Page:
• My local monitoring team is composed of 7 people this year (Ndrenusolo, Raelison, Olga (who had a baby in January named Alex), Suzy, Herve and Vonjy.  Vonjy is 6 months pregnant so after this week she is on data entry only, (although she wanted to keep working in the forest) and a new assistant who we are training, named Nasa will take some of her shifts in the forest. The team has work from late June through to Dec 23.
  • The model that I use with my project is seen as a very good system and this year I was delighted to learn that other researchers have employed locals to habituate and collect data on both Varecia and Hapalemur.  This was my first visit where I could get close to these species of lemur (also very cute but not as cute as sifaka)
  • Other than 9 species of lemurs, other animals sighted included cameleons, 12 species of endemic birds, forest crabs, frogs, tadpoles, giraffe-neck weevil, giant snails and a baby leaf tailed gecko
  • Thanks to many kind donations from all over the world, we were able to provide scholarships to 28 students.  I also decided to give some money to Olga to replace school supplies for her two children who lost everything in the cyclone (the house they were in was right near a river and the house completely flooded).
  • Of the students supported this year, 10 are newbies entering our western equivalent to middle school (6ieme), 3 are entering 5ieme (next level up), 4 are entering 4ieme, 3 are entering 3ieme.  We have 2 students that are entering 2ieme (our equivalent to upper level highschool) and 4 that are entering 1iere.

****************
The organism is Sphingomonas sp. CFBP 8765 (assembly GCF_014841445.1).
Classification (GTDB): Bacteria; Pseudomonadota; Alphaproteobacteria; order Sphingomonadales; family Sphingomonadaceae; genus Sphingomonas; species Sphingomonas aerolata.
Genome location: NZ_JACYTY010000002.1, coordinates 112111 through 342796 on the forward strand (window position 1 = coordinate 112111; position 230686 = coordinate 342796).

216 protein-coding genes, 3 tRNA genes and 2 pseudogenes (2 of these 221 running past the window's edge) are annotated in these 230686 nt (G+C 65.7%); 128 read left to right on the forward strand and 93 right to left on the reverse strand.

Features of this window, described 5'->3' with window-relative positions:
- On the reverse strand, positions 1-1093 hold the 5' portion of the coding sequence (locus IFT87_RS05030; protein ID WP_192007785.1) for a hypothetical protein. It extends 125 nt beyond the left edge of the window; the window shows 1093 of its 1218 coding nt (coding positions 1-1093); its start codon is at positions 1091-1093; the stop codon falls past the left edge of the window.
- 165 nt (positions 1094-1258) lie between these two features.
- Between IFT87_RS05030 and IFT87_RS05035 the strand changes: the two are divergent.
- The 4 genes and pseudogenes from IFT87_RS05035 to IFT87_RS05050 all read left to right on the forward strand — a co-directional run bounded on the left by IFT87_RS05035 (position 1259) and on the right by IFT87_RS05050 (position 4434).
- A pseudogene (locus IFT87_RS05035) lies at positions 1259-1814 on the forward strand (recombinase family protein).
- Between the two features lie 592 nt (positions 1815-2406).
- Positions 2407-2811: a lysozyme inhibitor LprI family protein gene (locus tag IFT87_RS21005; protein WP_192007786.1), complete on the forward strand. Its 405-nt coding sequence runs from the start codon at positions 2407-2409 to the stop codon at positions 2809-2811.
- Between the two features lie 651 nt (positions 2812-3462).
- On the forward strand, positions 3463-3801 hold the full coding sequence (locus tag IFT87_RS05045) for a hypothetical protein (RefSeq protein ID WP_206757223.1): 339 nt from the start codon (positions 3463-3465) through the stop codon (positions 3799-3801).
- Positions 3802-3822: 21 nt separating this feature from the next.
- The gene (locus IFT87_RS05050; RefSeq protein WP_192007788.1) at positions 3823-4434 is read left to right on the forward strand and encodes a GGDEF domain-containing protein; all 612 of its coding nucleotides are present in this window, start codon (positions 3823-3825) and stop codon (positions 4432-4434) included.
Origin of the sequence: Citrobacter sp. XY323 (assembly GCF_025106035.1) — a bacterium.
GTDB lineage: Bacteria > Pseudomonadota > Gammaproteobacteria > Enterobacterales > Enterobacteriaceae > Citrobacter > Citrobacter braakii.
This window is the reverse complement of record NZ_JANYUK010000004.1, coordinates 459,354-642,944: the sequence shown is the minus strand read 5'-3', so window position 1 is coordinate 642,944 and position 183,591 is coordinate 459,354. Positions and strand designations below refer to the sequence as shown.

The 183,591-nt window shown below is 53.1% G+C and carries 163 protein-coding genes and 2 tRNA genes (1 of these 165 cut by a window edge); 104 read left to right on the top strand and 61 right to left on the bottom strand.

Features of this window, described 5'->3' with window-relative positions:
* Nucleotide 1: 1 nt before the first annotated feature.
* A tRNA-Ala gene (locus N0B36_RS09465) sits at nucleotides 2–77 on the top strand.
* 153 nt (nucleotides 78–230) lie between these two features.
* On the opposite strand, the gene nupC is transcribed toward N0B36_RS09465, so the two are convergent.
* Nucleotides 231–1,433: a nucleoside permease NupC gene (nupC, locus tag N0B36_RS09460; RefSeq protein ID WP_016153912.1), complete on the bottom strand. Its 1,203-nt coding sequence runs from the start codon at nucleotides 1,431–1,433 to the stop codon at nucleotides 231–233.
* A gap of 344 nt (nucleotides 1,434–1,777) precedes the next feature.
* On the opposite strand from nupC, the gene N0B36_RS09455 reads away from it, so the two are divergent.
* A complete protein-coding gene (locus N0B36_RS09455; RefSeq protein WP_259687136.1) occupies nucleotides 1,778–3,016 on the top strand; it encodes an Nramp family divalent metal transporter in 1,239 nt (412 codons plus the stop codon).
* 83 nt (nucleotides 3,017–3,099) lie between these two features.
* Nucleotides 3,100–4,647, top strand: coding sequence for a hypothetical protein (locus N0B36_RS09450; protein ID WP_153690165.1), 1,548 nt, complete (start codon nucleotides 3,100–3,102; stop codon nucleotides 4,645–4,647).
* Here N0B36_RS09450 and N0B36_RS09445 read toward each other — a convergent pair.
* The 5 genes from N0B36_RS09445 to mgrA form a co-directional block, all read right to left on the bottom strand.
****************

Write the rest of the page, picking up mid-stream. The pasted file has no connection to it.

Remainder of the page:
• Herve, who was from our original cohort of students in 2011, had failed 3 years in a row.  But he is such a lovely kind person so last year I gave him a part-time job with our team in the forest helping clearing trail and learning about the different animal groups and territories.  I was very surprised to hear that he used his wages to pay for his school last year…passed….so is now going into 2ieme.  He is 21 years old and he is super delighted and proud to be going into our equivalent of grade 10. Love.  He is still going to work for me on Saturdays, but he got his scholarship this year 🙂
  • Finally, perhaps my absolute biggest glow from this trip was learning that two girls from our original cohort, Tina and Hollandine, who have received top marks and ZAZA scholarships every year since 2011, are this month starting their final year of pre-University courses.  If this happens, these two girls will be the first ever from the village or surrounding villages to finish their schooling and maybe even go to UNIVERSITY!!!!

Thank-you so SO very much to everyone who has supported this trip and who has been a part of this project in one way or another.  Without you, this just wouldn’t happen, and so I am immensely grateful.  Thank-you especially to my wonderful husband Alastair who has been involved since the start and who this year is guaranteeing the wages for the entire local monitoring team.

Misaotra beseka!

Jody

ZAZA Scholars 2017

By ZAZA Project

Another season set to begin!